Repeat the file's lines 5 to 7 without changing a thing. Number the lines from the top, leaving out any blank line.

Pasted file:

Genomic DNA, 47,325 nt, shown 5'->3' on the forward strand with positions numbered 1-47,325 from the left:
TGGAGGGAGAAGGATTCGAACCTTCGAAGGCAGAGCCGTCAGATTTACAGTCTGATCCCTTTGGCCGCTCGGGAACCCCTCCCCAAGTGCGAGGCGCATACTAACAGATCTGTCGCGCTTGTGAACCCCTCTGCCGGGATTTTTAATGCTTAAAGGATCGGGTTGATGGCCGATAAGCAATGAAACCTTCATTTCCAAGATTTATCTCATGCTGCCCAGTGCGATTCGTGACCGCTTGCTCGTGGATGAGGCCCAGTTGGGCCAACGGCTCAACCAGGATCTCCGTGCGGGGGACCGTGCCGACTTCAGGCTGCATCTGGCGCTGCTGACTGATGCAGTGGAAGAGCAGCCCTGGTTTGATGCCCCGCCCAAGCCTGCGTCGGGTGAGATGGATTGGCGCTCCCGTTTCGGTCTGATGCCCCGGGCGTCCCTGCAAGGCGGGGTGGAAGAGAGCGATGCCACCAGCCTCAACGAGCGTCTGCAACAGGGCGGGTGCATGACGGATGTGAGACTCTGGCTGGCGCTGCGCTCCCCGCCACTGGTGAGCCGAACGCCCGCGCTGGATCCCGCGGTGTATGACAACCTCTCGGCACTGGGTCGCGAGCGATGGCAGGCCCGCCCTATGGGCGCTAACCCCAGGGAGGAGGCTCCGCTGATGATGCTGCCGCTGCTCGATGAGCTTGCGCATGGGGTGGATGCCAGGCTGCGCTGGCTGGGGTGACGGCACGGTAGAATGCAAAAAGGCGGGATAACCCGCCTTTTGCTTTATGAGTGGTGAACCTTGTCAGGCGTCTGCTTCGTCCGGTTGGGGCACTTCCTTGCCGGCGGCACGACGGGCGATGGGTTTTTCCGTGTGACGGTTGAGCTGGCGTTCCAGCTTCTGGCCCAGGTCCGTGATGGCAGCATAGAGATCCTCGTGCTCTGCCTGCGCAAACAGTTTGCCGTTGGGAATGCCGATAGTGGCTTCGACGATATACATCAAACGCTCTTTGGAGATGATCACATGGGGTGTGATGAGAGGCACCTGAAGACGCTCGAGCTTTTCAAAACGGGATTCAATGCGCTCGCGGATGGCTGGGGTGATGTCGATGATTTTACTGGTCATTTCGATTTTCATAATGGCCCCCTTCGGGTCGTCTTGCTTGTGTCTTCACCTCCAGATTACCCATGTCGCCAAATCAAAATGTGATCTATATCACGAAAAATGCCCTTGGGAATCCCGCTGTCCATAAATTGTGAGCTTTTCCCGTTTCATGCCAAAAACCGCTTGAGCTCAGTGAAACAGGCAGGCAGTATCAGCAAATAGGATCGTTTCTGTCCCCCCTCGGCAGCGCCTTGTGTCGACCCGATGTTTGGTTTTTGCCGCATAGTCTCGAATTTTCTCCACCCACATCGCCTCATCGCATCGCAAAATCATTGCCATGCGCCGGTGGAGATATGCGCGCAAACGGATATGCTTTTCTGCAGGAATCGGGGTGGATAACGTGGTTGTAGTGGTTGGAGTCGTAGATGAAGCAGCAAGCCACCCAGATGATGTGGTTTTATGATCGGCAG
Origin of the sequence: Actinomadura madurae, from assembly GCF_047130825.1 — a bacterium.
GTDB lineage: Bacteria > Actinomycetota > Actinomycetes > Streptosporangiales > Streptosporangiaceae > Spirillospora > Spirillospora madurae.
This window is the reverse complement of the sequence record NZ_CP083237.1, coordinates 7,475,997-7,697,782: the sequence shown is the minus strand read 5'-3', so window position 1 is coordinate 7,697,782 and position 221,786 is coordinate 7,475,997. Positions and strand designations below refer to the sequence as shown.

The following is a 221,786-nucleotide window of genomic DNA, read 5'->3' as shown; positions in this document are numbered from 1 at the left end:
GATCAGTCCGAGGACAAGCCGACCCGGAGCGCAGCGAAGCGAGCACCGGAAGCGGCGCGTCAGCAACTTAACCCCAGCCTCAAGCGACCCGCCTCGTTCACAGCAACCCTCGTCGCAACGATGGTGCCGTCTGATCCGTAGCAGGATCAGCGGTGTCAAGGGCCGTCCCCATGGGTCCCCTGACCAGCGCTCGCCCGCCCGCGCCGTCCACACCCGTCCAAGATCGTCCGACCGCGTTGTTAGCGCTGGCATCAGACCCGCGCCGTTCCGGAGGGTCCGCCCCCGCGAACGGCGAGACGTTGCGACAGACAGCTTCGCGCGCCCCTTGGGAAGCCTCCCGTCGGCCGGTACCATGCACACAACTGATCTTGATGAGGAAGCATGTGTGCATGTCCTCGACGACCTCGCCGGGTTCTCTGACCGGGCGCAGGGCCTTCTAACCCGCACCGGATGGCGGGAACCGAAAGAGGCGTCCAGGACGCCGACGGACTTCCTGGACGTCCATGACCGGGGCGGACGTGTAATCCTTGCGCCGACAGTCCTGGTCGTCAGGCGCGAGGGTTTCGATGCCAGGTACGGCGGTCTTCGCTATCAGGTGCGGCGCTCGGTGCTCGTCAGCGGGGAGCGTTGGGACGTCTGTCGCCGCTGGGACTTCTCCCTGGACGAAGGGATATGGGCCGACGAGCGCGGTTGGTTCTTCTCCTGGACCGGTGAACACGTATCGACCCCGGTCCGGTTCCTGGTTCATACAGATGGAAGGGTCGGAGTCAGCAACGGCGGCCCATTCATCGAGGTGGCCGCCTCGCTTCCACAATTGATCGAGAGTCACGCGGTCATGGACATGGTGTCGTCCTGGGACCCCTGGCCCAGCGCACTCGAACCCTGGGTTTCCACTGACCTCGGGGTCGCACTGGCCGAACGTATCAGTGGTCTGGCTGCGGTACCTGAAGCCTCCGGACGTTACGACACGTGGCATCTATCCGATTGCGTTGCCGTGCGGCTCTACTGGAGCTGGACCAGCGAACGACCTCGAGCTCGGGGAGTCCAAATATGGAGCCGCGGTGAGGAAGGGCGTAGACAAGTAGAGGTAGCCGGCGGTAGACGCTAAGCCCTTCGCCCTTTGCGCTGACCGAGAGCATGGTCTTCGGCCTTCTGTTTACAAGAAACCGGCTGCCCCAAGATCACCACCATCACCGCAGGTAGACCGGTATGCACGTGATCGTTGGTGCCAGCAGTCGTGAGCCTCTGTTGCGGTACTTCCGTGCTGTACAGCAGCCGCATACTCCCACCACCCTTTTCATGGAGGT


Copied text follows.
This window is the reverse complement of the sequence record NZ_CP083237.1, coordinates 7,475,997-7,697,782: the sequence shown is the minus strand read 5'-3', so window position 1 is coordinate 7,697,782 and position 221,786 is coordinate 7,475,997. Positions and strand designations below refer to the sequence as shown.

The following is a 221,786-nucleotide window of genomic DNA, read 5'->3' as shown; positions in this document are numbered from 1 at the left end:
GATCAGTCCGAGGACAAGCCGACCCGGAGCGCAGCGAAGCGAGCACCGGAAGCGGCGCGTCAGCAACTTAACCCCAGCCTCAAGCGACCCGCCTCGTTCACAGCAACCCTCGTCGCAACGATGGTGCCGTCTGATCCGTAGCAGGATCAGCGGTGTCAAGGGCCGTCCCCATGGGTCCCCTGACCAGCGCTCGCCCGCCCGCGCCGTCCACACCCGTCCAAGATCGTCCGACCGCGTTGTTAGCGCTGGCATCAGACCCGCGCCGTTCCGGAGGGTCCGCCCCCGCGAACGGCGAGACGTTGCGACAGACAGCTTCGCGCGCCCCTTGGGAAGCCTCCCGTCGGCCGGTACCATGCACACAACTGATCTTGATGAGGAAGCATGTGTGCATGTCCTCGACGACCTCGCCGGGTTCTCTGACCGGGCGCAGGGCCTTCTAACCCGCACCGGATGGCGGGAACCGAAAGAGGCGTCCAGGACGCCGACGGACTTCCTGGACGTCCATGACCGGGGCGGACGTGTAATCCTTGCGCCGACAGTCCTGGTCGTCAGGCGCGAGGGTTTCGATGCCAGGTACGGCGGTCTTCGCTATCAGGTGCGGCGCTCGGTGCTCGTCAGCGGGGAGCGTTGGGACGTCTGTCGCCGCTGGGACTTCTCCCTGGACGAAGGGATATGGGCCGACGAGCGCGGTTGGTTCTTCTCCTGGACCGGTGAACACGTATCGACCCCGGTCCGGTTCCTGGTTCATACAGATGGAAGGGTCGGAGTCAGCAACGGCGGCCCATTCATCGAGGTGGCCGCCTCGCTTCCACAATTGATCGAGAGTCACGCGGTCATGGACATGGTGTCGTCCTGGGACCCCTGGCCCAGCGCACTCGAACCCTGGGTTTCCACTGACCTCGGGGTCGCACTGGCCGAACGTATCAGTGGTCTGGCTGCGGTACCTGAAGCCTCCGGACGTTACGACACGTGGCATCTATCCGATTGCGTTGCCGTGCGGCTCTACTGGAGCTGGACCAGCGAACGACCTCGAGCTCGGGGAGTCCAAATATGGAGCCGCGGTGAGGAAGGGCGTAGACAAGTAGAGGTAGCCGGCGGTAGACGCTAAGCCCTTCGCCCTTTGCGCTGACCGAGAGCATGGTCTTCGGCCTTCTGTTTACAAGAAACCGGCTGCCCCAAGATCACCACCATCACCGCAGGTAGACCGGTATGCACGTGATCGTTGGTGCCAGCAGTCGTGAGCCTCTGTTGCGGTACTTCCGTGCTGTACAGCAGCCGCATACTCCCACCACCCTTTTCATGGAGGT